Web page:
21 January 2008


I'm going to talk more about the economy this week, but I'm going to start small.

My own economy has taken an upturn, with a new projection of healthy revenue for the coming months. In other words, my new job pays better than my old one (and much better than being unemployed).

I took some time to crunch the numbers on my first pay, which was coincidentally almost identical to the amount I was being paid when I left my previous job. The difference that briefly caused my eyes to leave their sockets is that this pay slip only covered eight days of the fortnight instead of ten. Ever since then, I've been impatiently awaiting my second pay slip, which will cover a full fortnight and will therefore have far more attractive figures.

The question I have struggled to answer since I started working full-time has always been that of knowing what to do with the money. My family and friends only ever have one suggestion - "give it to me and I'll spend it for you" - and I don't much like it. I can do that frivolously enough myself, as I proved on the weekend. No, I'm thinking moreover of something to do with my money over a longer term.

It needs a project. I need to find it a problem that it can solve.

Put that way, it almost sounds as difficult as it really is.

Money has never brought me happiness. Agreed, it takes the stress out of doing things that I want to do, but ultimately, I've always found spending money to be a crutch, and I've never been satisfied with relying on it. It's not that I'm unhappy, it's just that retail therapy can only take you so far.

For example, I like video games, and I can buy whatever new game comes out that I'd be interested in playing. The problem is that I have plenty of money to buy them but less time now to play them than I have had in the past - and aren't they more fun to play than to buy? A few years ago, as I noticed a steadily increasing backlog of games that I had bought but hadn't played, I realised that this was a waste of time and money. I've been more selective since, and by and large, I've kept the queue to a minimum.

The lesson was that money is merely a means to an end, and when you lose sight of the end, you wonder what it is that you're doing. If you're going to buy something to make you happy, you'd better use it for that purpose, lest it be wasted entirely.

So, what can I do with my money that won't waste it?

It's really a question of passion. I can't justify everything that I do, but I'm never going to be hard on myself for pursuing something about which I am truly passionate, something that opens doors for me. (As a crude example, I spend a lot of time writing these blog entries, but I really enjoy writing and I'm trying to create something that I'm going to enjoy, even if nobody else does.)

One might suggest that I buy a house, or have one built. This is perhaps the next frontier for me. Granted, I'm well short of knowing exactly what I want and not even remotely prepared for such an undertaking, but I'm sure I can learn what is required. (One of the downsides to my fragile combination of idealism and deep thought is that I take forever to make decisions. When it works, I do take immense pride in getting there; when it doesn't, I conveniently blame it on being Libran.) No, it's that I have two much bigger problems with the idea.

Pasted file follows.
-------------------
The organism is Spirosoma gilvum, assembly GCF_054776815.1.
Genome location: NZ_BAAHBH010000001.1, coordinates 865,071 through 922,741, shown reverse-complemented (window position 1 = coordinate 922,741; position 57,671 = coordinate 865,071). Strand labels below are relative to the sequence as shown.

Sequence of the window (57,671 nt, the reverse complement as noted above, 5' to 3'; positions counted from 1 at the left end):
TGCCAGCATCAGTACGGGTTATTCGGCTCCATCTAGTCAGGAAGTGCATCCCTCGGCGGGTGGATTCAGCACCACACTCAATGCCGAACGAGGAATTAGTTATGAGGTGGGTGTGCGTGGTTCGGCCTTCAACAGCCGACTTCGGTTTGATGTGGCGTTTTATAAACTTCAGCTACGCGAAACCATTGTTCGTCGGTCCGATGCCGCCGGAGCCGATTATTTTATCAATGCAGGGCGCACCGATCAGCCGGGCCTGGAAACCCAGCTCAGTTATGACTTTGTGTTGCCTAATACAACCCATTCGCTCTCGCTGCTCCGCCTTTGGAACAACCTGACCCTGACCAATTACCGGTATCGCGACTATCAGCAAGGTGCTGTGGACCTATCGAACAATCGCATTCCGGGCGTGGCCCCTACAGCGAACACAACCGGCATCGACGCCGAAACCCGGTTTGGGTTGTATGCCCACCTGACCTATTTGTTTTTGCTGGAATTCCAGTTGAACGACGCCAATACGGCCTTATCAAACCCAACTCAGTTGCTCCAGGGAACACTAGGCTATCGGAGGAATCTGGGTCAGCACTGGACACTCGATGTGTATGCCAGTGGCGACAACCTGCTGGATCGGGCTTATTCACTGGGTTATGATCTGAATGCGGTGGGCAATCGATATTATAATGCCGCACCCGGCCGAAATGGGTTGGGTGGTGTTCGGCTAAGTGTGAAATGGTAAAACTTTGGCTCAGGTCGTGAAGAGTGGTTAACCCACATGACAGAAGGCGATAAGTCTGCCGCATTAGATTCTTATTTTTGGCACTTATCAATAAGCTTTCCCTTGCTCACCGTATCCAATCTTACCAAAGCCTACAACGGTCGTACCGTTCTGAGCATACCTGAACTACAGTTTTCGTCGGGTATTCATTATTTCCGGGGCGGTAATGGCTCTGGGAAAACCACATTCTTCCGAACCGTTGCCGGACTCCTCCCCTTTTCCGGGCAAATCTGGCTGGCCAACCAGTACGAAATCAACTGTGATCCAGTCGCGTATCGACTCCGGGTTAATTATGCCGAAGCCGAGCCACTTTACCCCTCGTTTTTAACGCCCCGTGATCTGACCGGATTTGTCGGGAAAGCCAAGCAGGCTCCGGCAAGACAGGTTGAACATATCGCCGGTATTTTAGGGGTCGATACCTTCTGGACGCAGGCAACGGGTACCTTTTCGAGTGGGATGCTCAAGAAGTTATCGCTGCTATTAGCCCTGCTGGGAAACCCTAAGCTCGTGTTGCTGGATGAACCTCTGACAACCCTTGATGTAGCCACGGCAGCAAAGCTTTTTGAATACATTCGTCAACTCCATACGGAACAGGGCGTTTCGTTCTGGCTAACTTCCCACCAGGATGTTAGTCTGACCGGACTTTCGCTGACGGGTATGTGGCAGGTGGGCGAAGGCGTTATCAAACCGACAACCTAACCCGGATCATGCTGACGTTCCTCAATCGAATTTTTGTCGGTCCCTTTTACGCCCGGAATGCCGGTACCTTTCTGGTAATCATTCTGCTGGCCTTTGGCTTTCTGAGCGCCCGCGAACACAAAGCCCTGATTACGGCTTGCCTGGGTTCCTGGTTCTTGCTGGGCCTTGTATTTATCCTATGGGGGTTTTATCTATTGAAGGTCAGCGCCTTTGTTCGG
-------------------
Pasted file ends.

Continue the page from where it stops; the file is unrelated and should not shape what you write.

Firstly, it's not something I really need at the moment. I've just started a new job, and I'm hardly going to buy a house and land with my first month's salary. The compulsion for me to have my own place stems mainly from the ideas that I have had for the place I'm living now, particularly when it comes to living somewhere energy-efficient. I'm renting now, and I can't really put these ideas, some of which I will admit are a bit experimental, into practice on someone else's property. That said, it would be a hobby, and an expensive and time-consuming one at that. I don't think I'm ready for that right now. I'm already tired most of the time now, while I'm still getting used to the arduous timetable of full-time work again.

Secondly, I have deep concerns about the state of the world economy, and I don't think this is the right time to assume a debt that large. The Dow Jones is down some 15% in the past two months and has shown no signs of recovery. Here in Australia, the stock market has dropped nearly 20% in the past three months and has been on the slide now for 11 consecutive trading days. The pressure is manifesting itself as inflationary, which is likely to mean higher interest rates, bad credit and continued flatlining of real estate prices.

The current plateau in global oil production surely has a lot to do with the credit crisis: the economy is geared for growth, and without growth in our largest energy source, economic growth is getting harder to come by. This is an aspect that worries me. An ideal preparation for peak oil would probably involve me having my haven of permaculture built and harvested before the problems really take hold. As such, a move into real estate at this point could end up as a race between preparing for peak oil and preparing for three decades of debt. Then again, with its low rainfall and summer temperature extremes, perhaps Adelaide isn't really the ideal place for such a suburban utopia.

I'm basically day-to-day on these things. While I am gearing up for a large economic move, and while I think I will make it sooner rather than later, it won't be that large and it won't be into my own place. This is certainly on the cards, but I fear it would be the right move made at the wrong time.

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